On being Intellectually Honest in the Political Islam discussion

23 Nov

Shadi Hamid, Muslim and scholar of Political Islam at Brookings, writes a good piece on the discussion surrounding Islam, democracy, and groups like ISIS.  In a day where even asking the question about whether Islam is compatible at its core with democracy and whether ISIS can be quickly dismissed simply as a departure from Islam, his article is poignant.

I’m not a scholar of Political Islam, but in my own area (Christianity and Political Theory), I know it to be intellectually dishonest for me to say that liberal democracy arose in the West despite orthodox Christianity and in no way because of it.  From what I know of political Islam and what we observe in history, it is not implausible to say that if liberal democracy will arise in the Middle East despite orthodox Islam and not because of it.  That is an intellectually honest statement on my part, but it invites charges of bigotry.  I will have to live with that.

The reason why the charge of bigotry is sure to follow a statement like that is because of the postmodern liberal fallacy that all religions are the same.  They are all equally compatible with liberal democracy or they are all irrelevant to it.  Religions are infinitely malleable and can be molded into whatever shape we want.  In other words, religions are like cars.  They are basically the same, take you the same places (in this life or the next), and only differ really in furnishings and brand names.  But when we buy into this fallacy, we analyze religion and politics using only half our brains.

No, it can be the case, and it isn’t bigotry saying so, that some religions are more or less compatible with liberal democracy than others.  It can be the case, and it isn’t bigotry saying so, that some religions require little adjustment for the teachings of their core central figures, sacred texts, to accommodate liberal democracy than others.  It can be the case, and it isn’t bigotry to say so, that some religions will need to recover its orthodoxy in order to embrace liberal democracy (I think this is what the Reformation did in church history) while others will need to depart from that orthodoxy and invent something radically new in order to do so.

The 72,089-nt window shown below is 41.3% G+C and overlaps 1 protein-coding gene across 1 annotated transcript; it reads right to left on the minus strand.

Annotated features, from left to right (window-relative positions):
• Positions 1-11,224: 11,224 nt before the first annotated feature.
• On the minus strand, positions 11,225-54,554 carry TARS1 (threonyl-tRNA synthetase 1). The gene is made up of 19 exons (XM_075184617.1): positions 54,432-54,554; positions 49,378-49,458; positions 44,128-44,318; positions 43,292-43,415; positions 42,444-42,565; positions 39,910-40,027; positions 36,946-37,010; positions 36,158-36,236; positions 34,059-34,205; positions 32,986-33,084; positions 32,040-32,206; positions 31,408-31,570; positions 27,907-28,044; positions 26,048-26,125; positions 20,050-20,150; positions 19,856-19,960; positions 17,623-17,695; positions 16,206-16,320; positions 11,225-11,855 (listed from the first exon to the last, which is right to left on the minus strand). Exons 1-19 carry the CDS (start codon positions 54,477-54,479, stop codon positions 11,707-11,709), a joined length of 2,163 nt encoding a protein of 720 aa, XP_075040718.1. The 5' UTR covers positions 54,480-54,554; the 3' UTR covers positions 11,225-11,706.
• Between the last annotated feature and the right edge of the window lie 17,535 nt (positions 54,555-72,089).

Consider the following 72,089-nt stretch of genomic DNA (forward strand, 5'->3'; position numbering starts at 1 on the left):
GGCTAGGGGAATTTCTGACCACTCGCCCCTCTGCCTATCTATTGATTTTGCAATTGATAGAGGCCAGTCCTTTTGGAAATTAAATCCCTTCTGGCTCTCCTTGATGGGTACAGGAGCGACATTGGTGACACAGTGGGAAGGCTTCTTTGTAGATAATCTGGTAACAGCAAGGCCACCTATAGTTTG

Hamdi writes:

Every time the Islamic State commits yet another attack or atrocity, Muslims, particularly Western Muslims, shudder. Attacks like the ones in Paris mean another round of demands that Muslims condemn the acts, as if we should presume guilt, or perhaps some indirect taint.

The impulse to separate Islam from the sins and crimes of the Islamic State, also known as ISIS, is understandable, and it often includes statements such as ISIS has “nothing to do with Islam” or that ISIS is merely “using Islam” as a pretext. The sentiment is usually well-intentioned. We live in an age of growing anti-Muslim bigotry, where mainstream politicians now feel license to say things that might have once been unimaginable.

To protect Islam – and, by extension, Muslims – from any association with extremists and extremism is a worthy cause.

But saying something for the right reasons doesn’t necessarily make it right. An overwhelming majority of Muslims oppose ISIS and its ideology. But that’s not quite the same as saying that ISIS has nothing to do with Islam, when it very clearly has something to do with it.

If you actually look at ISIS’s approach to governance, it would be difficult – impossible, really – to conclude that it is just making things up as it goes along and then giving it an Islamic luster only after the fact.

It is tempting, for example, to look at the role of former Saddam-era Baathist party officers in the organization’s senior ranks and leap to the conclusion that religion can’t matter all that much. Yet many younger Baathists came up through Saddam Hussein’s late-period Islamization initiative, and, in any case, just because someone starts as a Baathist – or any other kind of secular nationalist – doesn’t mean they can’t, at some later point, “get” religion.